The Sweatt family’s brief in the pending Supreme Court case, Fisher v. University of Texas, which the justices will hear next Wednesday, makes much of Chief Justice Vinson’s reference to “the interplay of ideas and the exchange of views.” It was, the brief maintains, “this court’s first recognition of the importance of diversity in higher education.” Perhaps so, although the Vinson court certainly didn’t imagine diversity as the modern Supreme Court has embraced the concept, first in the Bakke case in 1978 and then nine years ago in Justice Sandra Day O’Connor’s majority opinion Grutter v. Bollinger, upholding affirmative action in admission to the University of Michigan Law School.

The utility of the Sweatt family’s brief lies, rather, in the personal narrative and its powerful reminder of a world of not so long ago that the University of Texas is still trying to repair. Against the history recalled in the brief, it is remarkable to consider that it is now the state of Texas seeking to increase racial and ethnic diversity in its flagship university, fighting an uphill battle in an unfriendly Supreme Court.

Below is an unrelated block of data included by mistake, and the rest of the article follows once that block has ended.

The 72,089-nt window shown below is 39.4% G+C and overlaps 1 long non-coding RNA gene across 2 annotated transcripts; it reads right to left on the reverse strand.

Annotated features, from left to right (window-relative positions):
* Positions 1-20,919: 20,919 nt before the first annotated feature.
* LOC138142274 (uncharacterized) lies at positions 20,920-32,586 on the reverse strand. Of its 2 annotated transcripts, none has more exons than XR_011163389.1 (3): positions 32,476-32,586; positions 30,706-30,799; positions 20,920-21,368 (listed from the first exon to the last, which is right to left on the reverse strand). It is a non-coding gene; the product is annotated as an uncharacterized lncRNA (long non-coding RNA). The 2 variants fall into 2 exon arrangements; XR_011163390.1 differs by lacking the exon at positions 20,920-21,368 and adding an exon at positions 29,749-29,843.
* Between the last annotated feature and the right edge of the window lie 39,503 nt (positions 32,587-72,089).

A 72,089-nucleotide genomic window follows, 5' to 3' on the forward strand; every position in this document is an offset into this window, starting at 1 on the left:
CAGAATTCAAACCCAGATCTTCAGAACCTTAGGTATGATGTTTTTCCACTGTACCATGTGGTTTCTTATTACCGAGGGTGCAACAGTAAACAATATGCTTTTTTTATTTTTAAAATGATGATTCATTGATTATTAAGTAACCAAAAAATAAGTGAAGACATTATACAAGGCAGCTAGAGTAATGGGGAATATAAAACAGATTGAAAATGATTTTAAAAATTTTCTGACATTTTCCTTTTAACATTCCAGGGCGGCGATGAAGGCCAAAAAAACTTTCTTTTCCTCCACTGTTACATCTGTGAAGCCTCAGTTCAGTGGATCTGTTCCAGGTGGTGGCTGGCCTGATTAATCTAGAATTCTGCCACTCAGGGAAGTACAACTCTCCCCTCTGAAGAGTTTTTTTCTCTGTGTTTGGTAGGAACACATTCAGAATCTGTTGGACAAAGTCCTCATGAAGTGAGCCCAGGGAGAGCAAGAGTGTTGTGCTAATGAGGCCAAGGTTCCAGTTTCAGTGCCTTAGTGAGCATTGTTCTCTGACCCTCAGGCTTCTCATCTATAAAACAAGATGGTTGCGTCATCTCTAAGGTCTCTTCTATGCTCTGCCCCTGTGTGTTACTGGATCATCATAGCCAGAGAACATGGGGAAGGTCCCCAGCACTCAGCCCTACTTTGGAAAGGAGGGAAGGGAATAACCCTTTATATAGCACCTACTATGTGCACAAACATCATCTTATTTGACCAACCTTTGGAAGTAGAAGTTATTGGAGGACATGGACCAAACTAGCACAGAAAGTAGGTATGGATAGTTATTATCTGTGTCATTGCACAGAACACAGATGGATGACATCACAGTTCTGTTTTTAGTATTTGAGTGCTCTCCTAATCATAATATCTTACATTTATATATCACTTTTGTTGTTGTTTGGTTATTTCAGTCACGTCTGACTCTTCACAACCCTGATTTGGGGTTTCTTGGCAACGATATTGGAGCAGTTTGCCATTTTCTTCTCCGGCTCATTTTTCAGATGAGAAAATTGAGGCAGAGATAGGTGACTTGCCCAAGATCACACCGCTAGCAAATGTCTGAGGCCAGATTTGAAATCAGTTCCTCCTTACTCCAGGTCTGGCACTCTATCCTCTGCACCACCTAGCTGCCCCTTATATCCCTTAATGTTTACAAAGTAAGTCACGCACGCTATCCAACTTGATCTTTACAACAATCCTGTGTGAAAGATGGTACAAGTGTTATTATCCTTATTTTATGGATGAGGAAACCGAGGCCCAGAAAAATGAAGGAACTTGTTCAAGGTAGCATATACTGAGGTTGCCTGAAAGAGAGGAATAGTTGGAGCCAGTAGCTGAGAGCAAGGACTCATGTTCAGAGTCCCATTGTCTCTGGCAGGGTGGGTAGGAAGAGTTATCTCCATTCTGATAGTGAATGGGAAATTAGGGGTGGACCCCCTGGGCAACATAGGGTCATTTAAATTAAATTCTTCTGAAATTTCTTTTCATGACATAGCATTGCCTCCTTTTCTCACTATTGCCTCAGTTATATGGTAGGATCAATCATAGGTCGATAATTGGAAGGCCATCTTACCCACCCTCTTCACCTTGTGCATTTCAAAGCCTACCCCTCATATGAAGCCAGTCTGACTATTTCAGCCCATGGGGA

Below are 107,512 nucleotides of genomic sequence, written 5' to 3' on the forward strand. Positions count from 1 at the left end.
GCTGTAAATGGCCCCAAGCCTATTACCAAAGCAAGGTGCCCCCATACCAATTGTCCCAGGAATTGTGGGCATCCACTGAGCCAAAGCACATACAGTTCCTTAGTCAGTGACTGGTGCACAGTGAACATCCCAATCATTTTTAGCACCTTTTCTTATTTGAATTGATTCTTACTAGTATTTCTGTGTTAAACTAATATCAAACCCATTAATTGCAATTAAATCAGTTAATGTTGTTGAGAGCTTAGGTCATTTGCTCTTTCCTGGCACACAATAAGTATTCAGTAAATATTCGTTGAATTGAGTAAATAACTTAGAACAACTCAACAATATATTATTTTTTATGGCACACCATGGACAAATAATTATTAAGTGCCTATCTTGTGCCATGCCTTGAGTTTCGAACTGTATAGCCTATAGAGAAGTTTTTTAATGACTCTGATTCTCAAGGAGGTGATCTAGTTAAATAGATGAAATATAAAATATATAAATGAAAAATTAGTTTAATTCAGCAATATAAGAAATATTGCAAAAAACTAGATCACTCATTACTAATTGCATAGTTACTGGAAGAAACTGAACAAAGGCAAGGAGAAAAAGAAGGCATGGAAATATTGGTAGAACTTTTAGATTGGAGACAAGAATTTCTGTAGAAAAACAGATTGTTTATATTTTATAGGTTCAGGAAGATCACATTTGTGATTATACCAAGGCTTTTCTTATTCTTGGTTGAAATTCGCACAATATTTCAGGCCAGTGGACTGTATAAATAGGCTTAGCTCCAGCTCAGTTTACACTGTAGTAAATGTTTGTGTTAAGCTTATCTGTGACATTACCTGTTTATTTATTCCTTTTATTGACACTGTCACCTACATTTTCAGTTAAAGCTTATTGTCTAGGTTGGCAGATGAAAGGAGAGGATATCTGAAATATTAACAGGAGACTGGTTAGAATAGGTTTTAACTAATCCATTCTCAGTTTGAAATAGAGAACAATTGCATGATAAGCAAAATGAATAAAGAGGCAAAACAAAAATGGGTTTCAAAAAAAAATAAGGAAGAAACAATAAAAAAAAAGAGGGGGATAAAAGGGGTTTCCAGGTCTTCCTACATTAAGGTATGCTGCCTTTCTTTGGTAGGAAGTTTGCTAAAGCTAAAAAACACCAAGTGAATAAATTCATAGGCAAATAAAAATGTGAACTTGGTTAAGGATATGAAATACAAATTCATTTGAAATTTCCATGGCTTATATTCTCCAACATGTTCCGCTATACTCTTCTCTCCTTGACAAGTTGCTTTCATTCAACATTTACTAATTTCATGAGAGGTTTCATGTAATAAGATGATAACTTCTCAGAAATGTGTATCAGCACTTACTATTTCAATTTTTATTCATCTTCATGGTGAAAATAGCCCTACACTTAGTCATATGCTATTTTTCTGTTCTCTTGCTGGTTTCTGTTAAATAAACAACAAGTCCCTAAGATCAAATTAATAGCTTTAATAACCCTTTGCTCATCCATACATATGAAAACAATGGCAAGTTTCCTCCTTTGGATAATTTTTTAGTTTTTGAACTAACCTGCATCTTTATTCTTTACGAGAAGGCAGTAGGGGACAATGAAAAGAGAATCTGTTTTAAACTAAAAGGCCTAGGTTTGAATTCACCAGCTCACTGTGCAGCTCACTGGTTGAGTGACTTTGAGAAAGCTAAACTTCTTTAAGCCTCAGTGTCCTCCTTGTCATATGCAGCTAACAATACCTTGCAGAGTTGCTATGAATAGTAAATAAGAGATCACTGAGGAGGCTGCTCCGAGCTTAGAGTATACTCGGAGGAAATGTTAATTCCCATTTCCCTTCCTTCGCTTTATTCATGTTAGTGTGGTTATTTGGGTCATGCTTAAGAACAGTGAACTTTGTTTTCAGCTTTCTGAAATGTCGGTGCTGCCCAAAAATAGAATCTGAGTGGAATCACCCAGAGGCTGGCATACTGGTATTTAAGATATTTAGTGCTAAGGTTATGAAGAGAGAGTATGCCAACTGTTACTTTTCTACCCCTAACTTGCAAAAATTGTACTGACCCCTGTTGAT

Fisher v. University of Texas will be amply analyzed and dissected elsewhere in this newspaper, so I’ll limit myself to a few salient points. The first is that the Supreme Court’s purely discretionary decision last February to grant review in this case was an aggressive act of agenda setting. In this, it differed from the justices’ decision last term to hear the Affordable Care Act case; given that one federal appeals court had declared the federal statute to be unconstitutional while others had upheld it, it was incumbent on the Supreme Court to sort out the dispute. Although many people assumed otherwise, that grant of review was in most respects routine.

The Fisher case, by contrast, reflects no such conflicting views among the federal appeals courts. The United States Court of Appeals for the Fifth Circuit ruled that it was bound by Supreme Court precedent to uphold the University of Texas affirmative action plan. So the logical inference is that the current majority — Justice Samuel A. Alito Jr. having replaced Justice O’Connor — doesn’t like the precedent.